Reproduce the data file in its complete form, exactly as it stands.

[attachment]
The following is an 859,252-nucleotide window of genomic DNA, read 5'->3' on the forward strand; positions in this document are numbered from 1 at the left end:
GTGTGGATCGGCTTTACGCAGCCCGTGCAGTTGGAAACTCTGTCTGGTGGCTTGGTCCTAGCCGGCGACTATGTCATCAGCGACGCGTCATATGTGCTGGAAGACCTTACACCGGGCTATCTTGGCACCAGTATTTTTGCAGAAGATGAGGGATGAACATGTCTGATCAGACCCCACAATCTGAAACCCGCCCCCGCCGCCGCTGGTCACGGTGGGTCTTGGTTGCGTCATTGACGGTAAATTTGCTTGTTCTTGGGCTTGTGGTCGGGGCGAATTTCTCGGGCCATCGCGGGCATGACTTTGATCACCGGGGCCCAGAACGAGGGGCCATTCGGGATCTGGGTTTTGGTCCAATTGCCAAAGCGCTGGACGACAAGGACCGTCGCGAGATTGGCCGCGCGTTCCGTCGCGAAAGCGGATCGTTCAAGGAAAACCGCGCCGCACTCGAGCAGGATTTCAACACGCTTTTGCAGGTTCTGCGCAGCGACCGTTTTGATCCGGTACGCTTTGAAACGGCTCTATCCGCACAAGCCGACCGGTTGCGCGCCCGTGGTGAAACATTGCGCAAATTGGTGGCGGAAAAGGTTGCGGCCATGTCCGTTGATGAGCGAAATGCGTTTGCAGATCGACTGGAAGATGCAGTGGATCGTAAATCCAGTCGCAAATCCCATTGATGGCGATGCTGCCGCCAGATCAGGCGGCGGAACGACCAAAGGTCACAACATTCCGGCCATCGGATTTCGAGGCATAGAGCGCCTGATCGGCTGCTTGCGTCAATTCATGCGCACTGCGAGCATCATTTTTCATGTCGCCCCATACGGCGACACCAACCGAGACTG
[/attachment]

The following is an 859,252-nucleotide window of genomic DNA, read 5'->3' on the forward strand; positions in this document are numbered from 1 at the left end:
GTGTGGATCGGCTTTACGCAGCCCGTGCAGTTGGAAACTCTGTCTGGTGGCTTGGTCCTAGCCGGCGACTATGTCATCAGCGACGCGTCATATGTGCTGGAAGACCTTACACCGGGCTATCTTGGCACCAGTATTTTTGCAGAAGATGAGGGATGAACATGTCTGATCAGACCCCACAATCTGAAACCCGCCCCCGCCGCCGCTGGTCACGGTGGGTCTTGGTTGCGTCATTGACGGTAAATTTGCTTGTTCTTGGGCTTGTGGTCGGGGCGAATTTCTCGGGCCATCGCGGGCATGACTTTGATCACCGGGGCCCAGAACGAGGGGCCATTCGGGATCTGGGTTTTGGTCCAATTGCCAAAGCGCTGGACGACAAGGACCGTCGCGAGATTGGCCGCGCGTTCCGTCGCGAAAGCGGATCGTTCAAGGAAAACCGCGCCGCACTCGAGCAGGATTTCAACACGCTTTTGCAGGTTCTGCGCAGCGACCGTTTTGATCCGGTACGCTTTGAAACGGCTCTATCCGCACAAGCCGACCGGTTGCGCGCCCGTGGTGAAACATTGCGCAAATTGGTGGCGGAAAAGGTTGCGGCCATGTCCGTTGATGAGCGAAATGCGTTTGCAGATCGACTGGAAGATGCAGTGGATCGTAAATCCAGTCGCAAATCCCATTGATGGCGATGCTGCCGCCAGATCAGGCGGCGGAACGACCAAAGGTCACAACATTCCGGCCATCGGATTTCGAGGCATAGAGCGCCTGATCGGCTGCTTGCGTCAATTCATGCGCACTGCGAGCATCATTTTTCATGTCGCCCCATACGGCGACACCAACCGAGACTG